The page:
The Difference Between PTSD and Typical Stress Responses
For people who struggle with post-traumatic stress disorder (PTSD) the stress response is heightened and can lead to physical and psychological distress far beyond what is experienced in a normal stress response. In addition, people with PTSD tend to struggle with symptoms in situations where a person without the disorder would not have a stress response. Knowing the difference between PTSD responses and average stress responses can help you understand what you or a loved one are going through.
Average Stress Response
Everyone deals with stress at some point or other in life. Whether in response to a physical threat or to a perceived social or emotional risk, the stress response is the body’s way of preparing to face or flee from danger. It involves a series of physical, psychological, and behavioral reactions that enable people to deal with the stressor and then return to their normal behaviors.
The effects of a normal stress response on the body include:
- Muscle tension or pain.
- Digestive upset.
- Accelerated respiration and heart rate.
These symptoms are the result of the body releasing certain hormones that prepare the body for what is called the fight-or-flight response. This response prepares the body to deal with the danger physically by either facing it or running away.
The symptoms can be stronger if the threat is perceived to be a greater danger. However, after the stress has ended, the body releases additional hormones that return everything to normal over a short period of time. Even for those who experience chronic stress, it is possible to return the body’s response to normal once the stressor is resolved.
In a person who is experiencing a normal stress response, the hormones involved also have a powerful effect on the brain. This corresponds with the physical response to heighten the person’s awareness and increase reaction time when it may be critical. The person may experience the following psychological symptoms in response to normal stress:
- Mild to moderate anxiety.
- Increased focus and attention.
Again, these symptoms can be fairly easily resolved once the stress is removed, even in the case of chronic stress.
An individual who is dealing with a normal stress response may respond with abnormal behaviors for a while that might be upsetting to the individual and loved ones. For example, the mood changes and anxiety associated with stress can make personal interactions and relationships more strained.
A person dealing with stress might also indulge in substance use or other behaviors meant to self-medicate the feelings that arise from stress. Overeating or using alcohol, tranquilizers, or other drugs might make a person feel more in control during the stress reaction.
Again, when the stressor is resolved, a person dealing with the normal stress response is more likely than a person with PTSD to cease these behaviors and return to their typical behavior.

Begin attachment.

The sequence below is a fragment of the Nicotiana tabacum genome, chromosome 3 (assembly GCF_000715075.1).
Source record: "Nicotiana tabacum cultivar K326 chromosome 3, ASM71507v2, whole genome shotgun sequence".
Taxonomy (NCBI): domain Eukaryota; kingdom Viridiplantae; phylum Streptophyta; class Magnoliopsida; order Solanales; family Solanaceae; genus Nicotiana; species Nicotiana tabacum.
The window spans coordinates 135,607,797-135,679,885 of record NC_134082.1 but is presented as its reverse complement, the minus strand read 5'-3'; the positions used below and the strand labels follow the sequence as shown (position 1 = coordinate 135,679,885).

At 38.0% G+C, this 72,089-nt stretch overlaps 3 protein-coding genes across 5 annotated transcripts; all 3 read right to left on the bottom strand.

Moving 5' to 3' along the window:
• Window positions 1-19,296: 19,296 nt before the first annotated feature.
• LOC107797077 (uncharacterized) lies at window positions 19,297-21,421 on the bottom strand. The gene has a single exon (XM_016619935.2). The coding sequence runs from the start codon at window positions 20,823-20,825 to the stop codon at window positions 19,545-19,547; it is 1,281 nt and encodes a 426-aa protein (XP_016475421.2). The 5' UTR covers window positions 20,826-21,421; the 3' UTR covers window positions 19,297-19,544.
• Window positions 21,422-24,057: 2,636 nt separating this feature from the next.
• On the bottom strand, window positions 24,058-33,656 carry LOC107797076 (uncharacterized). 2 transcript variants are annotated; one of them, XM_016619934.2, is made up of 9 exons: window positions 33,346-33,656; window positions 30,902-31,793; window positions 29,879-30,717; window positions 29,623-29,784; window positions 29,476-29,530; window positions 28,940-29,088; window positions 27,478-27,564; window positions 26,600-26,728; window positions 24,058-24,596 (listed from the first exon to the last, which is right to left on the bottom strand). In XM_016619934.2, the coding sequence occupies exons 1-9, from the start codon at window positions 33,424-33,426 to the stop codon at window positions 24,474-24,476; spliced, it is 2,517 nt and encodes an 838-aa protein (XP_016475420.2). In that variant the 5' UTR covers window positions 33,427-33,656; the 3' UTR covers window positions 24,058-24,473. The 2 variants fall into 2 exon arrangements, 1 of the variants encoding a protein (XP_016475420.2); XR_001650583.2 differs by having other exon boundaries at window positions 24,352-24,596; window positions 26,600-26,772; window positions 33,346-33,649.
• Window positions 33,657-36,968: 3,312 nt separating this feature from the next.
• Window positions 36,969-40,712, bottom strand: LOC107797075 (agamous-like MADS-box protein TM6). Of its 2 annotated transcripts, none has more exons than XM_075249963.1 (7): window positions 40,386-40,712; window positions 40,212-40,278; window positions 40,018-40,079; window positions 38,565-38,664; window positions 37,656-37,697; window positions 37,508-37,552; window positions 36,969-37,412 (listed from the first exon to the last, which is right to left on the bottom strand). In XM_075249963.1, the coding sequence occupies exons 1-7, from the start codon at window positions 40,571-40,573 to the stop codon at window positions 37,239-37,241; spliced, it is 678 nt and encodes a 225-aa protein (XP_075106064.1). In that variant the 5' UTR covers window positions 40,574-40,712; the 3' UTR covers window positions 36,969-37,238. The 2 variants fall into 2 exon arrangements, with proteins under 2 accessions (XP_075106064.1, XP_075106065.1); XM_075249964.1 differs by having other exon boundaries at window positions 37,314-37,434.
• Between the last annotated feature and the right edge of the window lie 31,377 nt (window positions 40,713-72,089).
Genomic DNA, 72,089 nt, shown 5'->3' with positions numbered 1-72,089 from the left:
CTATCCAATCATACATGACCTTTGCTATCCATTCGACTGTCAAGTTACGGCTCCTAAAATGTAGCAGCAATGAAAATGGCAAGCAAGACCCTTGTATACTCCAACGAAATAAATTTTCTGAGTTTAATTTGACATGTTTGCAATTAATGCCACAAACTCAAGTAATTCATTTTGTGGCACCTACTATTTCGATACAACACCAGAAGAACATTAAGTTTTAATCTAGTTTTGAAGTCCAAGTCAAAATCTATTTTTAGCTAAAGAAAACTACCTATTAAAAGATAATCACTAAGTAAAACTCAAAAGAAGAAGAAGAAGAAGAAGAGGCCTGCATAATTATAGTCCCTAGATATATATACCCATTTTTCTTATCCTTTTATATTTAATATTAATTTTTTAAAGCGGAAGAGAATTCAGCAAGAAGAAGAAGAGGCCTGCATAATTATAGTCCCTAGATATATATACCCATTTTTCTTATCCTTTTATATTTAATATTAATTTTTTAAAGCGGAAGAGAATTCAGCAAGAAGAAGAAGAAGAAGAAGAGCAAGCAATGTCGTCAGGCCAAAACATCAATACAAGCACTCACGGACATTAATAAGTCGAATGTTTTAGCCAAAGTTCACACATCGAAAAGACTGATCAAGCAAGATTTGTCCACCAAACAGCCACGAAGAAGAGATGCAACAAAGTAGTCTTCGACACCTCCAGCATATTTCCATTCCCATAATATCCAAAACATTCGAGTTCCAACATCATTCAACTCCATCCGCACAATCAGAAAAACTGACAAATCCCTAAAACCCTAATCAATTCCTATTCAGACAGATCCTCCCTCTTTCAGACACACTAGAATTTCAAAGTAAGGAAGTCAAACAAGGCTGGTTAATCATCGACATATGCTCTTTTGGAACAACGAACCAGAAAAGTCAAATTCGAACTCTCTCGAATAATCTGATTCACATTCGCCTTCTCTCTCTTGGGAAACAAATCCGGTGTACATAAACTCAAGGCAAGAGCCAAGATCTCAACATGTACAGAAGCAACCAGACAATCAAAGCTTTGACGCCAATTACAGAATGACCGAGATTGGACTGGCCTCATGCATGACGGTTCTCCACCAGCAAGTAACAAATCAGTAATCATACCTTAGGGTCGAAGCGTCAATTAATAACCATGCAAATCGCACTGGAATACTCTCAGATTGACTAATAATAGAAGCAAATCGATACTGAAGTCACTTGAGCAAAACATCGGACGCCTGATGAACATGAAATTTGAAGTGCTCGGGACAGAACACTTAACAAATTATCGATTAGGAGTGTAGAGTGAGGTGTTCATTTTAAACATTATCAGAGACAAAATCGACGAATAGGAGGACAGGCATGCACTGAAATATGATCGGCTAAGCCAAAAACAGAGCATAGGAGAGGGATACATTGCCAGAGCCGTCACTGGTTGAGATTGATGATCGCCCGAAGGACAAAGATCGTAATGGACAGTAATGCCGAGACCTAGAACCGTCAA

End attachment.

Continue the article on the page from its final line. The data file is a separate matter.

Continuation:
Rather than simply having a temporary effect on physical health, the PTSD response can have both acute and chronic symptoms. These include:
As described by the National Center for PTSD, research has shown that people with PTSD are likely to have more lasting problems with their health than those who do not have PTSD. Some of the physical issues include:
- Musculoskeletal problems.
- Heart disease.
- Gastrointestinal disorders.
Research is still being done on the prevalence of these issues and how PTSD affects them. Nevertheless, it is evident that people who experience trauma are more likely to experience chronic health issues.
For the person with PTSD, the emotional and cognitive response is heightened compared to that of a person who does not have PTSD. In fact, someone with PTSD maintains many of the psychological symptoms of stress chronically even when there is no stressor around. For example, a person with PTSD may have heightened anxiety and hyper-attentiveness even in a safe situations, like going out to dinner.
Additionally, people with PTSD have psychological symptoms specific to the disorder that include:
- Re-experiencing the traumatic event through nightmares or flashbacks.
- Displaying intense emotion when confronted with reminders of the event.
- Feeling hypervigilant at all times.
- Having extreme responses to minor stimuli such as being startled.
Individuals with PTSD may use alcohol or drugs to self-medicate in response to the symptoms associated with the disorder. As a result, people with PTSD are more likely to experience substance use disorders and severe depression or anxiety.
PTSD results in a chemical and communication problem within the brain that leads to these heightened emotions and physical responses. The individual with PTSD may react in more extreme ways to stressors or unexpected events. Outbursts or defensive reactions can be provoked very easily. This can put a great strain on relationships and make the person uncomfortable or fearful of being in public places where a panic attack or violent reaction may occur.
The struggle with PTSD is much more intense than with a normal stress response; however, it can be resolved through caring and careful treatment. A variety of therapies, such as trauma-based cognitive behavioral therapy or EMDR can be beneficial in helping the individual understand the symptoms of PTSD and learn to manage them, leading to a more positive future.
Co-Occurring Disorder Treatment in Lafayette, NJ
If you or a loved one is struggling with co-occurring disorders, there is help. At our inpatient rehab in New Jersey, the specialists at Sunrise House Treatment Center use evidence-based addiction-focused healthcare to help individuals struggling with addiction and mental health disorders find meaningful recovery.
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